Tomatoes or Tomato Pickers? - Free Trade and Migration in the NAFTA Case
AbstractThis paper examines the relationship between trade liberalisation and migration in the case of Mexico. The increasing bilateral trade between Mexico and the United States after signing the North American Free Trade Agreement (NAFTA) was supposed to stem the illegal Mexican migration flow by contributing to economic growth and job creation in both countries. Twelve years after the treaty has come into effect questions emerge to what extent NAFTA was able to reduce the migration pressure: are trade and migration substitutes like the policy-makers had assumed or are they complements? Using monthly data from 1966 until 2004 we estimate a distributed lag model with the number of apprehensions at the US-Mexican border as a proxy for illegal migration. The results indicate that increasing trade flows cause larger illegal migration from Mexico to the United States.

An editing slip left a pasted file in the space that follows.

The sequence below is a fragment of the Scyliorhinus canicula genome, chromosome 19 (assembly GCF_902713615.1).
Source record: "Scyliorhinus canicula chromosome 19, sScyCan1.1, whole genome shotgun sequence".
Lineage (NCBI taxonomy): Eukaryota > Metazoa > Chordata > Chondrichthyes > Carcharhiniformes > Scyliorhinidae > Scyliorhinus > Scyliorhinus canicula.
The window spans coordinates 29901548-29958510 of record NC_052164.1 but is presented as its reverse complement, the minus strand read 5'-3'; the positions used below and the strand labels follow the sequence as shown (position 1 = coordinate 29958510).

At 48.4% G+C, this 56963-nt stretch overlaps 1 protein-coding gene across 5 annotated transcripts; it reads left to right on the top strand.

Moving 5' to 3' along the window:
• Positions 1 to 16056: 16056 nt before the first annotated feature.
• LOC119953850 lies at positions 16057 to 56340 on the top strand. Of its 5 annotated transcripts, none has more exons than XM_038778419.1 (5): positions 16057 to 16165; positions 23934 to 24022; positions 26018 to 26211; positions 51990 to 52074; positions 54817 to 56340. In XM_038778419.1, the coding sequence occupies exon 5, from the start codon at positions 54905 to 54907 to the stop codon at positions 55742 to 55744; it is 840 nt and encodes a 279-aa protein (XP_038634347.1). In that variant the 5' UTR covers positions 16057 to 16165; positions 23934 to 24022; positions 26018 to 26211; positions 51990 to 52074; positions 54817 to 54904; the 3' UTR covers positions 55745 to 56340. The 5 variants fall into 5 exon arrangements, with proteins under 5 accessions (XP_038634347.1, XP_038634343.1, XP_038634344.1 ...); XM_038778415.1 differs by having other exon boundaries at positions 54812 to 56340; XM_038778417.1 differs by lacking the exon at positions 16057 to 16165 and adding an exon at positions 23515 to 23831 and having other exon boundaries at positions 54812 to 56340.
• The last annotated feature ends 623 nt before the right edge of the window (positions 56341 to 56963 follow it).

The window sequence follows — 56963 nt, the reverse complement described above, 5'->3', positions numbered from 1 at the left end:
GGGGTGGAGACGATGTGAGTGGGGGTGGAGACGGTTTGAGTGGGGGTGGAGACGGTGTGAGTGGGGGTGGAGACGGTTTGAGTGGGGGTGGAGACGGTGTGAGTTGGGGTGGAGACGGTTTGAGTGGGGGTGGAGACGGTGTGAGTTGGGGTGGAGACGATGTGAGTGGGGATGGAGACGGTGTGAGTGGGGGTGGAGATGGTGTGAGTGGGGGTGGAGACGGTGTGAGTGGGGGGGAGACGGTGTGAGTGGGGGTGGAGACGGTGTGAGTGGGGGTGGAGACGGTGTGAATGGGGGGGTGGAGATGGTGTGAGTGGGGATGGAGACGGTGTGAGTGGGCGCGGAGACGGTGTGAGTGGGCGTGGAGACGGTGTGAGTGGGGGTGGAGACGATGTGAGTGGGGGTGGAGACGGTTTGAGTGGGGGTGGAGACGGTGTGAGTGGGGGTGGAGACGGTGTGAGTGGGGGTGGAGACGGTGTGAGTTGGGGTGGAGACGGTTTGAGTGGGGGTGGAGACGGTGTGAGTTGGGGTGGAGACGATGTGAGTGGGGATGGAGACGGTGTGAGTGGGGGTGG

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Bibliographic InfoPaper provided by University of Heidelberg, Department of Economics in its series Working Papers with number 0429.
Length: 31 pages
Date of creation: Dec 2006
Date of revision: Dec 2006
Migration; International Trade; Distributed Lag Model; Mexico; NAFTA;
Find related papers by JEL classification:
- C22 - Mathematical and Quantitative Methods - - Single Equation Models; Single Variables - - - Time-Series Models; Dynamic Quantile Regressions; Dynamic Treatment Effect Models
- F00 - International Economics - - General - - - General
- F10 - International Economics - - Trade - - - General
- F22 - International Economics - - International Factor Movements and International Business - - - International Migration
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